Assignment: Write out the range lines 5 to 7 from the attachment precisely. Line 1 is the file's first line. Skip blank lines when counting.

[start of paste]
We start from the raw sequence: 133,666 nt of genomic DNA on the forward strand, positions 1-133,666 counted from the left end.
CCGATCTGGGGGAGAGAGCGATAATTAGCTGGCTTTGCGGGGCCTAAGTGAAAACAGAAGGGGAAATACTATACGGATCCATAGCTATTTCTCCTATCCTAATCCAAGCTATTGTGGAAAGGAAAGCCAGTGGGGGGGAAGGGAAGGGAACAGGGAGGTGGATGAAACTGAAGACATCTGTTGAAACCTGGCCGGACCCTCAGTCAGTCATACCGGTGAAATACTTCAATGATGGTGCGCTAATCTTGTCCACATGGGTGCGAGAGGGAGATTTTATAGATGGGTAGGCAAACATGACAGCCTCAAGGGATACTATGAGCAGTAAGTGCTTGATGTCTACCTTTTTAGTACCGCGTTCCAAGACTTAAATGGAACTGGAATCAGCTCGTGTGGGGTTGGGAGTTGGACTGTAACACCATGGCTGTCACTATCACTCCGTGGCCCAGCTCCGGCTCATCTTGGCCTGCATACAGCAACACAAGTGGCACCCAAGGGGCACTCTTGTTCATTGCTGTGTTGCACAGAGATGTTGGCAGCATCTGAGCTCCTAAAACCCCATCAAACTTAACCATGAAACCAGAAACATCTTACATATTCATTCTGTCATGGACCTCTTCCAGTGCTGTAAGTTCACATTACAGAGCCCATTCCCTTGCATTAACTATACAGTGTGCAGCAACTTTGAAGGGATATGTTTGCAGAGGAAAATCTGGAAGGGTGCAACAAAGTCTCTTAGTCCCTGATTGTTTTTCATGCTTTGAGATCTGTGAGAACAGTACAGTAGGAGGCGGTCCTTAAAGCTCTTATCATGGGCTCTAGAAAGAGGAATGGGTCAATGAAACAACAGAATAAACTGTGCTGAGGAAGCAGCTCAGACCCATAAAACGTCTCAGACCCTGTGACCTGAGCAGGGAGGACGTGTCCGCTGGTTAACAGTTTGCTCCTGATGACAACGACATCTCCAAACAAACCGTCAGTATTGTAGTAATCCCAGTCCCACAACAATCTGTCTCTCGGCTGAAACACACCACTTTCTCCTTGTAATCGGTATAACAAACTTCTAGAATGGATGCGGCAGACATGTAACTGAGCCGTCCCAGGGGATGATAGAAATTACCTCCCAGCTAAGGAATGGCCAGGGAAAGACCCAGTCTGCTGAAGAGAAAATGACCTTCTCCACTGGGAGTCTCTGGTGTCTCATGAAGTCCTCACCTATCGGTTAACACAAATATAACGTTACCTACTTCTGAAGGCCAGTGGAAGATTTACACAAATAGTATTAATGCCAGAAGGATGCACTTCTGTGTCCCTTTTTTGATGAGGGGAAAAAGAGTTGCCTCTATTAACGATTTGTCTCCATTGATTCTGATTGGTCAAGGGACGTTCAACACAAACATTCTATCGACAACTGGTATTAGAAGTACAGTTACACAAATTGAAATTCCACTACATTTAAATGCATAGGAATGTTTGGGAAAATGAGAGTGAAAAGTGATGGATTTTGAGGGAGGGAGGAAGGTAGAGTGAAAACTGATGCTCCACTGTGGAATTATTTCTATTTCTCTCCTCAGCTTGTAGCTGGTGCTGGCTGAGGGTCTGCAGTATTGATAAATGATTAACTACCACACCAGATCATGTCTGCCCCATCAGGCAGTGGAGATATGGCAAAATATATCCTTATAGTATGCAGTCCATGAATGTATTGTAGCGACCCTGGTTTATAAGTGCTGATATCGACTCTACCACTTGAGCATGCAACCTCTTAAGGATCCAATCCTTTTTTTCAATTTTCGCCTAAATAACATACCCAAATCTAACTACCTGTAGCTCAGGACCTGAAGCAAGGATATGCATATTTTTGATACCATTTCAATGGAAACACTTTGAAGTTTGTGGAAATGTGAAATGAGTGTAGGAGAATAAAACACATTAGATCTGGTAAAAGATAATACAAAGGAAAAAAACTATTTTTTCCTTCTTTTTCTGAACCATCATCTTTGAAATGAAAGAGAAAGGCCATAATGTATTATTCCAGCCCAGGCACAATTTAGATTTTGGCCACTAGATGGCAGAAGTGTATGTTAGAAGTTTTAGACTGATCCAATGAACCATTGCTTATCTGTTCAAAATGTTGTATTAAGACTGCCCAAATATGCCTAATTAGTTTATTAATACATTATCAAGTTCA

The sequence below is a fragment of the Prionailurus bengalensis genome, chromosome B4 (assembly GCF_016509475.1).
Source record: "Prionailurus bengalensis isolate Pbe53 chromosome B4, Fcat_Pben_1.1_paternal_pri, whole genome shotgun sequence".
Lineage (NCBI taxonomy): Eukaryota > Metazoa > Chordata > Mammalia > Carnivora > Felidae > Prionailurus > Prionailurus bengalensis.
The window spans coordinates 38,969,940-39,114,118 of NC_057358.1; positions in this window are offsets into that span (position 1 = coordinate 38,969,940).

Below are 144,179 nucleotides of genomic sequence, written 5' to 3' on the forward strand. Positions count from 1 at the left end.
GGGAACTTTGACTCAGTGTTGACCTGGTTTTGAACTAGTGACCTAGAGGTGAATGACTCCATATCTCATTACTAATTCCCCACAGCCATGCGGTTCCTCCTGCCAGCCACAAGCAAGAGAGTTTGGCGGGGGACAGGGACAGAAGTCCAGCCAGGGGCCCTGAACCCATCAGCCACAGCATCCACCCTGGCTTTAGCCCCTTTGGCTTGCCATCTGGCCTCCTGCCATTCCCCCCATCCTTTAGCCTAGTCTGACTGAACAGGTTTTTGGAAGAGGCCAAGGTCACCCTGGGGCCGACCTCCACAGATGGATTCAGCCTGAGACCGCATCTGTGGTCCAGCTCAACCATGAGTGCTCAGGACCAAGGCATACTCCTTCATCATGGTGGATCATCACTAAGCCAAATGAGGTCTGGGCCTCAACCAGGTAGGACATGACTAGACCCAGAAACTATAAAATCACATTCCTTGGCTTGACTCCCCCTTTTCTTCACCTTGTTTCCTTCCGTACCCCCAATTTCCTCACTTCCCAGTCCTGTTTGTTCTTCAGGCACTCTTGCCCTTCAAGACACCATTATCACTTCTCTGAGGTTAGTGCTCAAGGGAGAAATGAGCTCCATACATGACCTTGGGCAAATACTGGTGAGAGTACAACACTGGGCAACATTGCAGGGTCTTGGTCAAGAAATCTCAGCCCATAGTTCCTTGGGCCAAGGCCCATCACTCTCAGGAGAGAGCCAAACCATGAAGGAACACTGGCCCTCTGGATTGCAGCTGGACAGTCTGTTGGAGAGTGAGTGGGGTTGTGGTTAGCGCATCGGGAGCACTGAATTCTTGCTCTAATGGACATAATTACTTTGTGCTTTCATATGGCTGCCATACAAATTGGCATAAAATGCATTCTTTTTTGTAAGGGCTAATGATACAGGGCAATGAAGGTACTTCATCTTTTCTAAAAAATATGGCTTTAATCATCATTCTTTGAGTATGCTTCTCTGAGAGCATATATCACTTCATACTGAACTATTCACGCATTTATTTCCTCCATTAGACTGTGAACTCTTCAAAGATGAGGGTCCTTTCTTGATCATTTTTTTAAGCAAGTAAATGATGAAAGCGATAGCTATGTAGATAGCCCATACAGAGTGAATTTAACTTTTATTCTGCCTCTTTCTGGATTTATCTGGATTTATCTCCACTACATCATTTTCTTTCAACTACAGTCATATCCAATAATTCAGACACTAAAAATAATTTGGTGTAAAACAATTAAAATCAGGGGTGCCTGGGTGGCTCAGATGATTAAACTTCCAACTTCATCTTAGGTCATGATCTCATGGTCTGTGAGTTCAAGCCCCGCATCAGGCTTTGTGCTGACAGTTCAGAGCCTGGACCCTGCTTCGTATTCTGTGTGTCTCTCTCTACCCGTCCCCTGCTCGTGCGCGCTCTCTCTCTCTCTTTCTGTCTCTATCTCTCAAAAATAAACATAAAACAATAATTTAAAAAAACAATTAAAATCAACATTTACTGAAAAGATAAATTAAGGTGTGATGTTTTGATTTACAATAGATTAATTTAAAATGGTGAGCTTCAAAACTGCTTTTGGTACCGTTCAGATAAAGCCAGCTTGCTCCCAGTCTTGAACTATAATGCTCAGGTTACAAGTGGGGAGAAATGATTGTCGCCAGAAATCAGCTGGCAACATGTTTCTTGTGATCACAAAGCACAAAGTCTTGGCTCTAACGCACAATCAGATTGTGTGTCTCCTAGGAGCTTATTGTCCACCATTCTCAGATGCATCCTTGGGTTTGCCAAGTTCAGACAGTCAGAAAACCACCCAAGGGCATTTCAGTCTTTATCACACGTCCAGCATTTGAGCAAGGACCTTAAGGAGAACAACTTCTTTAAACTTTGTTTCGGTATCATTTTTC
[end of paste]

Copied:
Lineage (NCBI taxonomy): Eukaryota > Metazoa > Chordata > Mammalia > Carnivora > Felidae > Prionailurus > Prionailurus bengalensis.
The window spans coordinates 38,969,940-39,114,118 of NC_057358.1; positions in this window are offsets into that span (position 1 = coordinate 38,969,940).

Below are 144,179 nucleotides of genomic sequence, written 5' to 3' on the forward strand. Positions count from 1 at the left end.